the one that’s hard to write

It’s taken me a while to write this post, mostly because I wasn’t sure if I even wanted to write it. But as a writer, this is how we heal. Writing, in a weird sense, gives permission to move forward. So here I am, writing this post, in a place where moving forward seems hopeful and happy.

Postpartum depression is a real thing, happening to around 3 million moms each year, some may even be reading this right now. When my son was born, I found myself in unknown territory that went beyond the baby blues. The feelings of being inadequate, hopeless, sad, resentful and even selfish overwhelmed my already stressed out mind.

I knew something wasn’t right early on. I had plenty of help, my baby was sleeping well, and although I was recovering from a c-section and my toddler was adjusting to a new situation, she handled not being the center of attention better than expected. Yet with all of that, I was sad all the time. I wasn’t connecting with my son while also feeling an aching need to spend more time with my daughter. When I had the opportunity to do either of those things, I wanted to crawl under the thickest blanket and hibernate instead. I constantly reached out to friends and family to see how their life was going in order to give me some kind of normalcy to the whirlwind I was inhabiting.

The many questions of the unknown would constantly travel to a negative, dark place and grow branches at warp speed. My daughter and I had found our groove as a twosome. Having a newborn on top of an active toddler seemed so daunting that I was afraid I would never leave the house again or have fun with my kids. For the first time since becoming a mom, the idea of going back to work in an office and leaving my kids with someone other than me seemed interesting, almost exciting, just so I wouldn’t have to deal with the struggles of caring for two children on my own. I stopped doing things with my toddler even though my mom was there to watch my son, because I was just too tired, too sad and felt hopeless.

At first the depression centered around my daughter. Not being there for her, not being able to hang with her and do fun things at the drop of a hat because of my son. My husband and I always wanted more kids, and we were certain that adding to our kid quota was the best thing we could do for our family. In all of that certainty, I wasn’t able to shake off the sadness with enough vigor to look at anything in a positive light. As the depression continued, I started to feel selfish about those feelings. I remember one evening my husband took my daughter outside to play while I held my sleeping son on my chest, my favorite baby thing in the whole world. In a matter of seconds I was sobbing, feeling every emotion I possibly could in relation to my son. I felt selfish. Selfish for having negative feelings. Selfish for wanting to spend time with my daughter, selfish for not taking the time to rock him to sleep or spend every waking minute of my day with my new human. After all, this world is big and bright and loud and as his number one protector, I couldn’t give him my undivided attention. That’s a tough pill to swallow.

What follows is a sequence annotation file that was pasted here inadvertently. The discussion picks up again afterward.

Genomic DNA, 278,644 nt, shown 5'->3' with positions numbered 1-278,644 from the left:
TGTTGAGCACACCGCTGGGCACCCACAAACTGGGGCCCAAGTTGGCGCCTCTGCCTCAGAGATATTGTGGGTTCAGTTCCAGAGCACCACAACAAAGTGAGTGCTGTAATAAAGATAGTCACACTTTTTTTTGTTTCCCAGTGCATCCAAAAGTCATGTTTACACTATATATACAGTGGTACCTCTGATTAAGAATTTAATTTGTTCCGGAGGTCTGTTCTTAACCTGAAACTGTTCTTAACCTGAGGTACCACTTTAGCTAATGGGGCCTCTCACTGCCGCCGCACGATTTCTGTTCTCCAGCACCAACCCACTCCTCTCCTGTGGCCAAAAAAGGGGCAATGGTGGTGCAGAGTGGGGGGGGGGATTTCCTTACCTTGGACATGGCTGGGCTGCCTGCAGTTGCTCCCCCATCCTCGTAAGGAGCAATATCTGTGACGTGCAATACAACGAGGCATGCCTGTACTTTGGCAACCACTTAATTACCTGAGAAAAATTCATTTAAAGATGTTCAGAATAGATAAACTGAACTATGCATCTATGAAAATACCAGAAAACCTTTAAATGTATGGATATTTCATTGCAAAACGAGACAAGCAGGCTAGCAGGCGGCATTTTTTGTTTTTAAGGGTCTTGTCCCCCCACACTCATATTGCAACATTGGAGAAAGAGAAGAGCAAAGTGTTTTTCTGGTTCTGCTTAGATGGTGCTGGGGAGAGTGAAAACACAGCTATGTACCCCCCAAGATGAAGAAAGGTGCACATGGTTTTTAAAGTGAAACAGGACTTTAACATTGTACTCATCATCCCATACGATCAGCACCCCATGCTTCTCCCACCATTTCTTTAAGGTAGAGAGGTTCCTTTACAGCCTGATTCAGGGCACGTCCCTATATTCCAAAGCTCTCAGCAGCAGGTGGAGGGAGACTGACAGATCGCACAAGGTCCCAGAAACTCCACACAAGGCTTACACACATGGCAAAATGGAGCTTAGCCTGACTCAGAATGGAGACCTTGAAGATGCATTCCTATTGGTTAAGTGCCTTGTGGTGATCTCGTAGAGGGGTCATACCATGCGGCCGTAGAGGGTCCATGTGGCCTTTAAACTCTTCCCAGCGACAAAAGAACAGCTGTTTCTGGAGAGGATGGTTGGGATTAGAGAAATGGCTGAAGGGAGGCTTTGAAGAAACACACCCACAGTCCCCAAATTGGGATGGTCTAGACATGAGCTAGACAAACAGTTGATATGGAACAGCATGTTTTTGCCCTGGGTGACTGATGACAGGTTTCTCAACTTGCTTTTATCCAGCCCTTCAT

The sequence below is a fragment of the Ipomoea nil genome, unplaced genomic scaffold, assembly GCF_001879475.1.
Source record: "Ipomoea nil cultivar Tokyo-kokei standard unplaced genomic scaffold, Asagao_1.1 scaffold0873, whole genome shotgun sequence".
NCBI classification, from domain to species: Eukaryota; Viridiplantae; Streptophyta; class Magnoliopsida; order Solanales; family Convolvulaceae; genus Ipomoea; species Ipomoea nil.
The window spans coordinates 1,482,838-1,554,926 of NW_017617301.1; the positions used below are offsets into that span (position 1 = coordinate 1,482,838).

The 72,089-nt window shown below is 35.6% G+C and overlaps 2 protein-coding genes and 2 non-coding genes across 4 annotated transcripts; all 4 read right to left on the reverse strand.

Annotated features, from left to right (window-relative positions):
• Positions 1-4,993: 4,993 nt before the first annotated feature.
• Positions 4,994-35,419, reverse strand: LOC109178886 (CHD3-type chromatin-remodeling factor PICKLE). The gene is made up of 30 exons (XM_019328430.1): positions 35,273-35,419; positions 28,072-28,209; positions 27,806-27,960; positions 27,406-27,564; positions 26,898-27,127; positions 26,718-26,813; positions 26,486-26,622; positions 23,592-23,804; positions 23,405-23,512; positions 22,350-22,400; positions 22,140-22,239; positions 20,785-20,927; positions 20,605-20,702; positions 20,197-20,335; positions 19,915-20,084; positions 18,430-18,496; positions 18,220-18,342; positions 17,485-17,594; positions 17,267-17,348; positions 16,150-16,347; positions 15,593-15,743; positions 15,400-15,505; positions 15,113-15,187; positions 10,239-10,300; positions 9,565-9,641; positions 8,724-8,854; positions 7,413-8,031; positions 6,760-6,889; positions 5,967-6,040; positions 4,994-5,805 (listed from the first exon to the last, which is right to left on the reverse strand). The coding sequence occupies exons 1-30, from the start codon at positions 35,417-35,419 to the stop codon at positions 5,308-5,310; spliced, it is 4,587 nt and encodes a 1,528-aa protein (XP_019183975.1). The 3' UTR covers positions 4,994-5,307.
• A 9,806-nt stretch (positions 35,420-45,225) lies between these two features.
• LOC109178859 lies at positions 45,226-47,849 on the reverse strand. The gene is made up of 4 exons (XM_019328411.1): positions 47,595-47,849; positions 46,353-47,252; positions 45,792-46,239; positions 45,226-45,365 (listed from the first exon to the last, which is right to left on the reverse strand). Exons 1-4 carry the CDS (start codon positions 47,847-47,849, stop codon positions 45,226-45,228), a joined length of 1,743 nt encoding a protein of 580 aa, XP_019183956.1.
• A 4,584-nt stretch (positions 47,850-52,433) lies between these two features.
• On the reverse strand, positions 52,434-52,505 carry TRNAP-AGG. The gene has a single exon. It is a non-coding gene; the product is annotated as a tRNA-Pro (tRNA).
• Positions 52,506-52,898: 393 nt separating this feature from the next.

I ended up seeing a therapist that specialized in postpartum depression. I appreciated her stance on not wanting to put me on drugs right away (a lot of them wanted to do that at our first meeting) and listened to my plea for help on sorting through these feelings so that I could be the strong mom my kids needed me to be and the strong woman that I needed me to be. She urged me to be present in every moment with both of them, no matter what the context and no matter what feelings they would conjure up. After a couple of sessions and a crap load of money later, I was starting to feel like myself again.

Being a mom of two kids is already tough, and I still have feelings of not being enough for both kids and asking for help. Both demand my full attention in completely different capacities, and that’s hard. I struggle with splitting my time when I’m outnumbered on the daily, but we are finding a groove that works for all of us. After 3 months I finally ventured outside the neighborhood by myself with both kids. I needed to do that on my own, at my own pace, in order to move forward.

My family and friends have been super supportive and non-judgmental throughout this whole ordeal and I owe them so much gratitude for that. They loved me until I was me again. The topic of postpartum depression is being discussed more and more without the stigma of weakness or mental illness. It’s more common than we think, and the best thing that can be offered is a listening ear while walking through the fog.

My kids won’t remember this rough time in their lives, but I will. I still struggle with the daily demands of a newborn and active toddler and being enough, but I look forward to the memories we will build as a family and the friendship they will form as brother and sister. I make time to spend with my son and daughter individually so I feel like they are getting just me for a while, something that I think helps both of our souls.

One day at a time.

photo credit: Rosie Parket Photography